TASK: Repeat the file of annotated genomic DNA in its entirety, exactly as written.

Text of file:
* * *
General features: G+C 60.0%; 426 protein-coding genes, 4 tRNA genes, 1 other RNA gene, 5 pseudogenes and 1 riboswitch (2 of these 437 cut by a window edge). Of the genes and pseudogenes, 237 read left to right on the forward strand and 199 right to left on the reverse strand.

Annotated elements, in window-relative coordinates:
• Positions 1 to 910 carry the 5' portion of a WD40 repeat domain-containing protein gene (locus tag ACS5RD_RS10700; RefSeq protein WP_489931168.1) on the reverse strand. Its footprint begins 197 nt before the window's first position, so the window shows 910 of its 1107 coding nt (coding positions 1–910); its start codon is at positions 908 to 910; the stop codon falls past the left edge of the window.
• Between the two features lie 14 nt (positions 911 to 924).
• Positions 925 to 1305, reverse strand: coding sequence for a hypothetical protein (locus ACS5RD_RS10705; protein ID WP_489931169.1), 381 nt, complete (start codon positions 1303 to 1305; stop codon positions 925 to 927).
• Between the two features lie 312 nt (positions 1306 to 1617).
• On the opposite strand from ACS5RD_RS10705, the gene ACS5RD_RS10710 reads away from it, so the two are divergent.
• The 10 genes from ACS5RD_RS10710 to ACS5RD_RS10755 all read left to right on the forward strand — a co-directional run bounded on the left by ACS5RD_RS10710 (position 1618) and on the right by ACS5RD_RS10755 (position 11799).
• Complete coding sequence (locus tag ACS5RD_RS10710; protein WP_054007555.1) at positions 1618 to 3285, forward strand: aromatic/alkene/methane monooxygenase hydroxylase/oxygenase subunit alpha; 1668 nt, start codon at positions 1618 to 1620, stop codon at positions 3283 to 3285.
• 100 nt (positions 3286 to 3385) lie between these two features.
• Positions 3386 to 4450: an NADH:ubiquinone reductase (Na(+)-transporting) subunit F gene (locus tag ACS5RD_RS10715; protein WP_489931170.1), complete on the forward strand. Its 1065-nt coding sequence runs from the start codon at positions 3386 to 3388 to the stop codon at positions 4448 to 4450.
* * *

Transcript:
General features: G+C 60.0%; 426 protein-coding genes, 4 tRNA genes, 1 other RNA gene, 5 pseudogenes and 1 riboswitch (2 of these 437 cut by a window edge). Of the genes and pseudogenes, 237 read left to right on the forward strand and 199 right to left on the reverse strand.

Annotated elements, in window-relative coordinates:
• Positions 1 to 910 carry the 5' portion of a WD40 repeat domain-containing protein gene (locus tag ACS5RD_RS10700; RefSeq protein WP_489931168.1) on the reverse strand. Its footprint begins 197 nt before the window's first position, so the window shows 910 of its 1107 coding nt (coding positions 1–910); its start codon is at positions 908 to 910; the stop codon falls past the left edge of the window.
• Between the two features lie 14 nt (positions 911 to 924).
• Positions 925 to 1305, reverse strand: coding sequence for a hypothetical protein (locus ACS5RD_RS10705; protein ID WP_489931169.1), 381 nt, complete (start codon positions 1303 to 1305; stop codon positions 925 to 927).
• Between the two features lie 312 nt (positions 1306 to 1617).
• On the opposite strand from ACS5RD_RS10705, the gene ACS5RD_RS10710 reads away from it, so the two are divergent.
• The 10 genes from ACS5RD_RS10710 to ACS5RD_RS10755 all read left to right on the forward strand — a co-directional run bounded on the left by ACS5RD_RS10710 (position 1618) and on the right by ACS5RD_RS10755 (position 11799).
• Complete coding sequence (locus tag ACS5RD_RS10710; protein WP_054007555.1) at positions 1618 to 3285, forward strand: aromatic/alkene/methane monooxygenase hydroxylase/oxygenase subunit alpha; 1668 nt, start codon at positions 1618 to 1620, stop codon at positions 3283 to 3285.
• 100 nt (positions 3286 to 3385) lie between these two features.
• Positions 3386 to 4450: an NADH:ubiquinone reductase (Na(+)-transporting) subunit F gene (locus tag ACS5RD_RS10715; protein WP_489931170.1), complete on the forward strand. Its 1065-nt coding sequence runs from the start codon at positions 3386 to 3388 to the stop codon at positions 4448 to 4450.